I disagree, but this is an important argument to have because so much rides on it. And a starting point is to acknowledge that aid sometimes wasn’t effective because it was intended mostly to prop up allies, or to support American businesses. Deaton says that some 70 percent of aid from the United States may never reach the recipient country, at least in cash — so it’s not surprising that it doesn’t always bolster the lives of Haitians like Darline.
More broadly, whether or not aid boosts economic growth, it unquestionably saves lives. Haiti’s infant mortality rate has been nearly halved since the 1990s. Worldwide as well, aid has dramatically reduced child deaths and, after a lag, brought down birthrates, too. Here in Haiti, women average 3.3 babies today, down from around 6 in the 1980s.
Aid’s impact on economic growth is more complicated. But there is reason to think that as people become educated and better nourished they will become more productive and demand better economic governance, laying the foundation for improved growth rates.
And if Haiti is Exhibit A for skeptics, it’s worth noting that Haiti may be on the move again. The economy is growing faster than America’s, kidnappings are down and new garment factories are reviving the manufacturing sector. And Haitians themselves are stepping up to build their own aid networks for girls like Darline — because they see that the right kind of aid can achieve remarkable returns.
The school that Darline attends was founded by Rea Dol, 46, who grew up impoverished in the Haitian countryside. Dol dropped out of school in the eighth grade, then returned to school in fits and starts. Eventually Dol started a literacy program and then a school housed in a former secret police base with a torture chamber.
This school, called the SOPUDEP school after a local community organization that supports it, now serves 835 low-income children from prekindergarten through 12th grade. Dol asks for school fees from those who can pay, but, when there’s no money, she sometimes waives the fee and even provides a free uniform and books.
The school is an exemplary marriage of local leadership and foreign donors. A Canadian foundation has been very supportive, and Dol once ran into Seth Donnelly, a Los Altos High School teacher, in a Haiti guesthouse. That led Los Altos students to raise $200,000, allowing Dol to take over two other schools in Haiti and start building a big new one.
Helping people is harder than it looks, whether for Dol or for international aid groups. After the earthquake, Canadian supporters sent her a 20-foot shipping container of books and clothing, but Haitian customs officials seized it, held the container for a year, and then charged $15,000 for duty and storage fees — a sum that donors had to make up.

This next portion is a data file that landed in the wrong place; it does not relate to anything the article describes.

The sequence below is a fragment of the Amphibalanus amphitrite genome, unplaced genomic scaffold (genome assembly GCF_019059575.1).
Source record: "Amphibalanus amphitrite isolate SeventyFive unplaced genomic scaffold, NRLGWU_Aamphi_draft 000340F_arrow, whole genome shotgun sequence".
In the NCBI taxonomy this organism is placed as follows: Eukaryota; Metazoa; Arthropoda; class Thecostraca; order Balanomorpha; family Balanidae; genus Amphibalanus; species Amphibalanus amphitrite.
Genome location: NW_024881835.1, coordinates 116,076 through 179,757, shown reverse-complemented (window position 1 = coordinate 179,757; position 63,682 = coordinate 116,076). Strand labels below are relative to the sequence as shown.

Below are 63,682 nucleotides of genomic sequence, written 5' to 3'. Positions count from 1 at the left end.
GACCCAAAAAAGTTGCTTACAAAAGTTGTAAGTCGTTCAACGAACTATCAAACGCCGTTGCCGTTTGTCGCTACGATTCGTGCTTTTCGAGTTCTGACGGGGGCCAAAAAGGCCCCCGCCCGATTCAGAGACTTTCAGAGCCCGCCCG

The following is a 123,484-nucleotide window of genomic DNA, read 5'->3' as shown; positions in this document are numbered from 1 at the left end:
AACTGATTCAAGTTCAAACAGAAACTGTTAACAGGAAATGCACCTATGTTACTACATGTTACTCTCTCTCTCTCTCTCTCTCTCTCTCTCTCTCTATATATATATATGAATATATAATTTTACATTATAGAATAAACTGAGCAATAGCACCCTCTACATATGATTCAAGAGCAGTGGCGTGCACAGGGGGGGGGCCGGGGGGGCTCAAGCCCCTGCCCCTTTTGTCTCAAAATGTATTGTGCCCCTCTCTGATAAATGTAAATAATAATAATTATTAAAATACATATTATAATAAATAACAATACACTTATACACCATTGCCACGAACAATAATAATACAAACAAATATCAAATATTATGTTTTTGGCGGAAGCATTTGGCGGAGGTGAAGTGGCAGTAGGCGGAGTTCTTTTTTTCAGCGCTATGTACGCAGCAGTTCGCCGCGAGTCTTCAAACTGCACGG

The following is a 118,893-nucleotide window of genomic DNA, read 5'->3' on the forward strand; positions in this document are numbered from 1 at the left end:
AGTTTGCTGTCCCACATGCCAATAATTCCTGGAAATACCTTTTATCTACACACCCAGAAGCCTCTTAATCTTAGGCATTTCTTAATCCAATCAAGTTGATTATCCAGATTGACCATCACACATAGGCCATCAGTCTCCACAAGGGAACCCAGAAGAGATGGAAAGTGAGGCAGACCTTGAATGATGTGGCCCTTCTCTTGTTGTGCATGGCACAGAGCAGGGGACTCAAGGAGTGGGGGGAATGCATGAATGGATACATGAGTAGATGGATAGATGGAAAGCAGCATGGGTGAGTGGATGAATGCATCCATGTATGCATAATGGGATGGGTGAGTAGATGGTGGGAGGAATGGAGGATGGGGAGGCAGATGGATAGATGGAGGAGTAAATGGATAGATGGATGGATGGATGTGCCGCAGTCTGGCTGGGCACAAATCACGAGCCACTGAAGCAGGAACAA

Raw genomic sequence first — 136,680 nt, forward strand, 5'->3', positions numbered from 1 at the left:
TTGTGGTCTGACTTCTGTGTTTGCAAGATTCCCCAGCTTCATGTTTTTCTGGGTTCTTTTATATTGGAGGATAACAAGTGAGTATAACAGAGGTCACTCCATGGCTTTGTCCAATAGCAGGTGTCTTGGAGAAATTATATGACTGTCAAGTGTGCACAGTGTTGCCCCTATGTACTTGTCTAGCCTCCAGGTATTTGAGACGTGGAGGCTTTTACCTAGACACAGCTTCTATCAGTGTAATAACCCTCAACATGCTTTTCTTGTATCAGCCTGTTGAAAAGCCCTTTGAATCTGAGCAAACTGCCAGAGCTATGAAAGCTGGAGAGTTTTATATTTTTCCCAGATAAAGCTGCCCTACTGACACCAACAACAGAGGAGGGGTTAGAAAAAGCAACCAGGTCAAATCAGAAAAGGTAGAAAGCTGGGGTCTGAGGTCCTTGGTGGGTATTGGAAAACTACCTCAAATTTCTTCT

Yet Dol soldiers on and works closely with a network of other Haitians also trying to build a better Haiti. She delivered some of the books to support a new library for Sakala, a program that promotes education in a notorious slum called Cité Soleil.
Daniel Tillias, a Haitian who leads Sakala, says that the library shows that local people can solve their own problems and overcome an aid-driven culture of dependency and passivity.
“People say, ‘why should we build a library? Unicef should do it for us,’ ” Tillias said. “People need to understand that the only person who can build a better life for you is yourself.”
Darline still faces enormous challenges. She has never seen a doctor or a dentist in her life. Rats scurry around her home and the public outhouses. And now that she is 13, men harass her; she worries that in the insecurity of the crime-ridden makeshift encampment where she lives, she may be raped, as two of her sisters were.
“When I go to the toilet, men are scarier than the rats,” Darline said. “I can kill the rats, but I can’t kill the men.”
In this bleak environment, school offers a ray of hope for a better future. Darline eats a free meal every day at school, so her nutrition improves and she’s less anemic.
I was there in her hut when Dol handed Darline a school uniform and told the family that she could return to school. The family lit up with joy, and Darline is now dreaming of graduating from high school, maybe even going to college through a university fund that Dol has established at SOPUDEP.org.
Now five other children living near Darline have trooped to the school to see if they, too, can get a free education. Dol is scrambling to find the money to make that happen — because anyone in this slum sees that the right kind of aid can, indeed, transform a child’s life.
Last but not least we have Mr. Bruni:
You can make a successful run for political office in this country without an especially thick résumé, any exceptional talent for expressing yourself, a noteworthy education or, for that matter, a basic grasp of science.
But you better have religion. You better be ready to profess your faith in and fealty to God — the Judeo-Christian one, of course. And you better be convincing. A dust-up last week in the 2014 race for a United States Senate seat from Arkansas provided a sad reminder of this, showing once again that our ballyhooed separation of church and state is less canyon than itty-bitty crack.
The Democratic incumbent, Mark Pryor, released a television commercial. Yes, I know, it’s awfully early for this sort of thing, given that the election is 11 months off. But Pryor’s in trouble. His approval rating recently dipped below 40 percent. His state right now is much redder than it is blue. Republican strategists see his defeat as key to retaking the Senate majority.